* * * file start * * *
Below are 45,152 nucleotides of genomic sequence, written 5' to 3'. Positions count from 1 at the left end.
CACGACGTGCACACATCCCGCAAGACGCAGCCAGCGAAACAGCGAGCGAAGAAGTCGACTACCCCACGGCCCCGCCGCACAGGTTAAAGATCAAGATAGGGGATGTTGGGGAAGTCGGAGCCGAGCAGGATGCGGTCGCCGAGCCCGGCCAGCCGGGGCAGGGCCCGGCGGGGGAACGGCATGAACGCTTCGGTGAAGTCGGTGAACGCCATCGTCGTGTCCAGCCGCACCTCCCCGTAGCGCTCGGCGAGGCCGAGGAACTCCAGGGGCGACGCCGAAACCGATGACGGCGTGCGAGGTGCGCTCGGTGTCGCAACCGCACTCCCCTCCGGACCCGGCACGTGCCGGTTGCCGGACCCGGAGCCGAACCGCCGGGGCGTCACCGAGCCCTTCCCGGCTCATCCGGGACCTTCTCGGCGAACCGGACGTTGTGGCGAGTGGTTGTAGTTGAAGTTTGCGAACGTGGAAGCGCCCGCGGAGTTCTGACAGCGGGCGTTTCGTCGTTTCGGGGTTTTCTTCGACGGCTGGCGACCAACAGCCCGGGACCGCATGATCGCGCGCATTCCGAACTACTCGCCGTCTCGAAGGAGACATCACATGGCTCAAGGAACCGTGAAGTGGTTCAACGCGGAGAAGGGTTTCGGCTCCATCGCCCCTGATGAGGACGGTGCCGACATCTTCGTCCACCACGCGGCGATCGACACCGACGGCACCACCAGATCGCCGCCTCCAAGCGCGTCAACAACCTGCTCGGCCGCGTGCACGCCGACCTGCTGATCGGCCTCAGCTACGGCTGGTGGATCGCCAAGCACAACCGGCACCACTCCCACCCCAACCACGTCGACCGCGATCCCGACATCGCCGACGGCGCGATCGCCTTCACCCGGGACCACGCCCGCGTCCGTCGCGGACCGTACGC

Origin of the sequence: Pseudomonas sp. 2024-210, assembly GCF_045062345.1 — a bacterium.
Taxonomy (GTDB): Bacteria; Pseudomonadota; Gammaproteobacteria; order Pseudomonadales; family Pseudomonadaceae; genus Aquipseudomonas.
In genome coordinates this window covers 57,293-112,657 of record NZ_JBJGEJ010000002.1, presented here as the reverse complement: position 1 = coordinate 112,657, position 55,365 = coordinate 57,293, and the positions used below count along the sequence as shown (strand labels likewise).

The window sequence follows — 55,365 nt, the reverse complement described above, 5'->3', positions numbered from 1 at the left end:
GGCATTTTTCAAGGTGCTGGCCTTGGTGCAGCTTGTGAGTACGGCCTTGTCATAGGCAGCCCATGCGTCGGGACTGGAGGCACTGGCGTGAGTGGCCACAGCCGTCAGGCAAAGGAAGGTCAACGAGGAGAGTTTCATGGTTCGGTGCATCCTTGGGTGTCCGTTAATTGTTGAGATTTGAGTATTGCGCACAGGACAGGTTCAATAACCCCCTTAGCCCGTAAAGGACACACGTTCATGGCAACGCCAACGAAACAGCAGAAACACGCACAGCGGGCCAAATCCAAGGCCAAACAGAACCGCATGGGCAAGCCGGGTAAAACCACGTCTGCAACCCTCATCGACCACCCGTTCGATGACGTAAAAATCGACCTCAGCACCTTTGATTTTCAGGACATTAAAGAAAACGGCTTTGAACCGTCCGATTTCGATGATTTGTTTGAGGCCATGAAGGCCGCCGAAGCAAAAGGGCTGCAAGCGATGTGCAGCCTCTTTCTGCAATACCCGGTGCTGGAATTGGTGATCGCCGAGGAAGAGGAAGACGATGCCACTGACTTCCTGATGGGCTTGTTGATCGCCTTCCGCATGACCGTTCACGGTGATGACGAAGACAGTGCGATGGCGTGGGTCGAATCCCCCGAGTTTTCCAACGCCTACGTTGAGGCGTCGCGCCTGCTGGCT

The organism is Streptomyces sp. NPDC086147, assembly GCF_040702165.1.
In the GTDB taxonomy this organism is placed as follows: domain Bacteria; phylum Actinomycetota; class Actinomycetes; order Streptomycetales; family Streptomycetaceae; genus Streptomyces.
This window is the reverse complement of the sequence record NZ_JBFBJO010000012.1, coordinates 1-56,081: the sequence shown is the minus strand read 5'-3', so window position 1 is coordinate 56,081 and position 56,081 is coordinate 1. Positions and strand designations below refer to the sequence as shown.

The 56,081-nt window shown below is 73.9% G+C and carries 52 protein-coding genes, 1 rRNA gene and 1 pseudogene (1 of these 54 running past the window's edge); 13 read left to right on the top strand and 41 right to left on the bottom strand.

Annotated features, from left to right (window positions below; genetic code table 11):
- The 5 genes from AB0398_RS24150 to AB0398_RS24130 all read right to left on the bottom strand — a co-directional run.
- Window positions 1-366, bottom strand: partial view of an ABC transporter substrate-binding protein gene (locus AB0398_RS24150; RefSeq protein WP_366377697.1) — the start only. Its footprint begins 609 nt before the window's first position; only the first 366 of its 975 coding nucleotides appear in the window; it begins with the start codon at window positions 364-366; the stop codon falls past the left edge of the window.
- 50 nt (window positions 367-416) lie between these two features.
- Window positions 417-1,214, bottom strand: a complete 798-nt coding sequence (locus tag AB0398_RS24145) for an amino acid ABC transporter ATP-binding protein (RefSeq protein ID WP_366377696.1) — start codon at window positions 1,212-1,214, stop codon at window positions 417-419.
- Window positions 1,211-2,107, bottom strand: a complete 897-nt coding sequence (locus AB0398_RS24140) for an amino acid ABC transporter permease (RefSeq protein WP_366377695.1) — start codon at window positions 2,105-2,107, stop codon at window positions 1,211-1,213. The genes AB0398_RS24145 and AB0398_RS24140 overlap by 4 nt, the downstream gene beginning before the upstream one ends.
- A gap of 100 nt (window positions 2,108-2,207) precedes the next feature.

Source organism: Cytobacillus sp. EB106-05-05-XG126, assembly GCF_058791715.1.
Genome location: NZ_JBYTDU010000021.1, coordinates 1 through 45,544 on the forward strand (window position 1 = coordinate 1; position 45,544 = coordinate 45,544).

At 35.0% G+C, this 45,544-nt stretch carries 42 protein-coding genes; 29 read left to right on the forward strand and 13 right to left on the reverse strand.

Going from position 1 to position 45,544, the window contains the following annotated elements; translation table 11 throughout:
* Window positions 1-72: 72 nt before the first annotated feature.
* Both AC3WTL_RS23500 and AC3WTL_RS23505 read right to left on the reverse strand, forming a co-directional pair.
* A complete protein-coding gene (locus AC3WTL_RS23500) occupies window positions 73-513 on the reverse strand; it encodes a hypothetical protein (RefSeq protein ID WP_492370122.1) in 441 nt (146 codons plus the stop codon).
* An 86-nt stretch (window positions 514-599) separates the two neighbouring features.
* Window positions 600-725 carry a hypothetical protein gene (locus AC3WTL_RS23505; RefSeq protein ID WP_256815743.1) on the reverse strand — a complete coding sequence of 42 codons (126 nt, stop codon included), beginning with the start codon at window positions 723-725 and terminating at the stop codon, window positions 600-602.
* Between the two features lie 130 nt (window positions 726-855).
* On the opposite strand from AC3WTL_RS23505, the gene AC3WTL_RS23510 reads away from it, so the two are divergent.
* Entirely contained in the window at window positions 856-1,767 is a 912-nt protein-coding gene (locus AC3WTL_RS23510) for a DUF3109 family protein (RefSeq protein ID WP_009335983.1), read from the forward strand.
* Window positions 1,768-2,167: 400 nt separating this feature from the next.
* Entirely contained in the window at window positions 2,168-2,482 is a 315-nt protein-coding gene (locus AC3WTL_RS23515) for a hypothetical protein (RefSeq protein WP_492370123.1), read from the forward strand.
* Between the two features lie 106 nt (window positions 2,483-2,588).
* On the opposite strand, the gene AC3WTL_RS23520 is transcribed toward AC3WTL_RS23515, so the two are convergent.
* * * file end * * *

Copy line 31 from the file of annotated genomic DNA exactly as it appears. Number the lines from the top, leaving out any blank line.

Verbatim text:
* Window positions 1,768-2,167: 400 nt separating this feature from the next.